While Barnett and Kennedy were secretly negotiating by phone, radio stations across the South were blaring bulletins about the situation. White racists were grabbing their guns and heading for Oxford.

Rather than send army troops to escort Meredith to Ole' Miss, President Kennedy dispatched scores of Federal Marshals to Mississippi - lightly armed men clad awkwardly in suits, ties and gas masks. At the same time, JFK wanted Ross Barnett to assure him that Mississippi patrolmen would help maintain law and order as the threat of a race riot on the university campus in Oxford grew. Less than an hour after their first conversation, Kennedy and Barnett spoke again.

President Kennedy: Governor, this is the President speaking.

Governor Barnett: Yes, sir.

JFK: Now it's, I know that your feeling about the law of Mississippi and the fact that you don't want to carry out that court order. What we really want to have from you, though, is some understanding about whether the state police will maintain law and order. We understand your feeling about the court order and your disagreement with it. But what we're concerned about is how much violence is going to be and what kind of action we'll have to take to prevent it. And I'd like to get assurances from you that the state police down there will take positive action to maintain law and order. Then we'll know what we have to do.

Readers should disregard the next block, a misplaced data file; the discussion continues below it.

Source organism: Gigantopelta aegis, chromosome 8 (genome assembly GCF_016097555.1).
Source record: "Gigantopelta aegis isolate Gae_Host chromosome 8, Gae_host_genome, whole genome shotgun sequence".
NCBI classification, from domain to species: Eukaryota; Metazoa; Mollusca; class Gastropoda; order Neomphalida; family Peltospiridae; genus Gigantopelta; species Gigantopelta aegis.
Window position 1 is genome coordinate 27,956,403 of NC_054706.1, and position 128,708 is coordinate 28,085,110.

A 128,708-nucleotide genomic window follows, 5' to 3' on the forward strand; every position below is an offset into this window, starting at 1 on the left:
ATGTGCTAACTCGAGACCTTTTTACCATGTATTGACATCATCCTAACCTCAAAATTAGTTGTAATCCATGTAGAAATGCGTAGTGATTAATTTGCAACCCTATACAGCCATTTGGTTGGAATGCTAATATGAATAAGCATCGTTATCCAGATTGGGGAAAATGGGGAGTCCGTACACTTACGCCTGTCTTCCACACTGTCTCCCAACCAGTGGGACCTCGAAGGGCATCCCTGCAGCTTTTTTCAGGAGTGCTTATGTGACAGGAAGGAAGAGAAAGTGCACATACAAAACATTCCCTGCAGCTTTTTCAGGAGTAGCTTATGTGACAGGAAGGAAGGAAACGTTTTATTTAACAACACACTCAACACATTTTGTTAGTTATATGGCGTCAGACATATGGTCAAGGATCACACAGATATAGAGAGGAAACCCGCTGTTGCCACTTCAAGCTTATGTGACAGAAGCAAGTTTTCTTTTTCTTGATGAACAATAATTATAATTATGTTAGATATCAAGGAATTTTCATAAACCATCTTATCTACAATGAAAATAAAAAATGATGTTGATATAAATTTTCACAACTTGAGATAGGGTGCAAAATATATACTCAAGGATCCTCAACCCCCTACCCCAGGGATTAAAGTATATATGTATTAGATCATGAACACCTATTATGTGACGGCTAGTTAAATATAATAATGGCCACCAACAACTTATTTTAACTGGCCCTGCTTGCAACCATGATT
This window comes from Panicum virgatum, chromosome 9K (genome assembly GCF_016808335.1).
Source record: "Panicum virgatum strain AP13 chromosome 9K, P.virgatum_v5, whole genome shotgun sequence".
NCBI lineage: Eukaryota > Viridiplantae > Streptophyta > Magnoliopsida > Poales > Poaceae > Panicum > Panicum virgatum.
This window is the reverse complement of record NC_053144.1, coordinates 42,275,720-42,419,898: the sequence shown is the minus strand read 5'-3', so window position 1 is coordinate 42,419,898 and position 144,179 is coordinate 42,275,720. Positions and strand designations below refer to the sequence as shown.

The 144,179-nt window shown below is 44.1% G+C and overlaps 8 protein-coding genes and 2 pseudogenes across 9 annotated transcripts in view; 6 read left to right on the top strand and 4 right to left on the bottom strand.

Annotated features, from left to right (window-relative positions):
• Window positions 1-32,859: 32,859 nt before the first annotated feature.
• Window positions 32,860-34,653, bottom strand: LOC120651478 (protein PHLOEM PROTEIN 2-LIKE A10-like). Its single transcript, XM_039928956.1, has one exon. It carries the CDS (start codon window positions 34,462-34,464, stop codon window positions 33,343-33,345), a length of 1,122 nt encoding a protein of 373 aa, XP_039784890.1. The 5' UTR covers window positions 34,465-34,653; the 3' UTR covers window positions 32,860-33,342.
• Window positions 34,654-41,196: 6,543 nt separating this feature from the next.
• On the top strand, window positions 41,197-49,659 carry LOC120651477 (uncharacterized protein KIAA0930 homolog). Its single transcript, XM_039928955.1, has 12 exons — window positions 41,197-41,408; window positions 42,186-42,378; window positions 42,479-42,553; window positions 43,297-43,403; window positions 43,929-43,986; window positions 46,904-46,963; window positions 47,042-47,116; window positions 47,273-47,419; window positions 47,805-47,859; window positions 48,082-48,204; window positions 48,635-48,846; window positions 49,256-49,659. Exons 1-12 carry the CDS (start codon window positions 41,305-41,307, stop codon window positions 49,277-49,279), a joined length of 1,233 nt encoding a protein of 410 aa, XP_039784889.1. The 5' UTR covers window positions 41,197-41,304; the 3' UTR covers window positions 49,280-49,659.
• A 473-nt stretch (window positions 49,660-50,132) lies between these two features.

RB: They'll, they'll take positive action, Mr. President, to maintain law and order as best we can.

JFK: And now, how good is--

RB: [Interrupting] We'll have 220 highway patrolmen--

JFK: Right.

RB: --and they'll absolutely be unarmed. Not a one of them'll be armed.

JFK: Well, the problem is, well, what can they do to maintain law and order and prevent the gathering of a mob and action taken by the mob? What can they do? Can they stop that?

RB: Well, they'll do their best to. They'll do everything in their power to stop it.

JFK: Now, what about the suggestions made by the Attorney General in regard to not permitting people to congregate and start a mob?

RB: Well, we'll do our best to, to keep them from congregating, but that's hard to do, you know.

JFK: Well, they just tell them to move along.

RB: When they start moving up on the sidewalks and different sides of the streets, what are you going to do about it?

JFK: Well, now, as I understand it, Governor, you would do everything you can to maintain law and order.

Read the full transcript

Despite Governor Barnett's promise, he did not maintain order. Though he'd been privately negotiating with the White House, Barnett made a defiant speech at a Saturday night Ole' Miss football game. He was cheered on by some 40,000 fans.

Next: part 4

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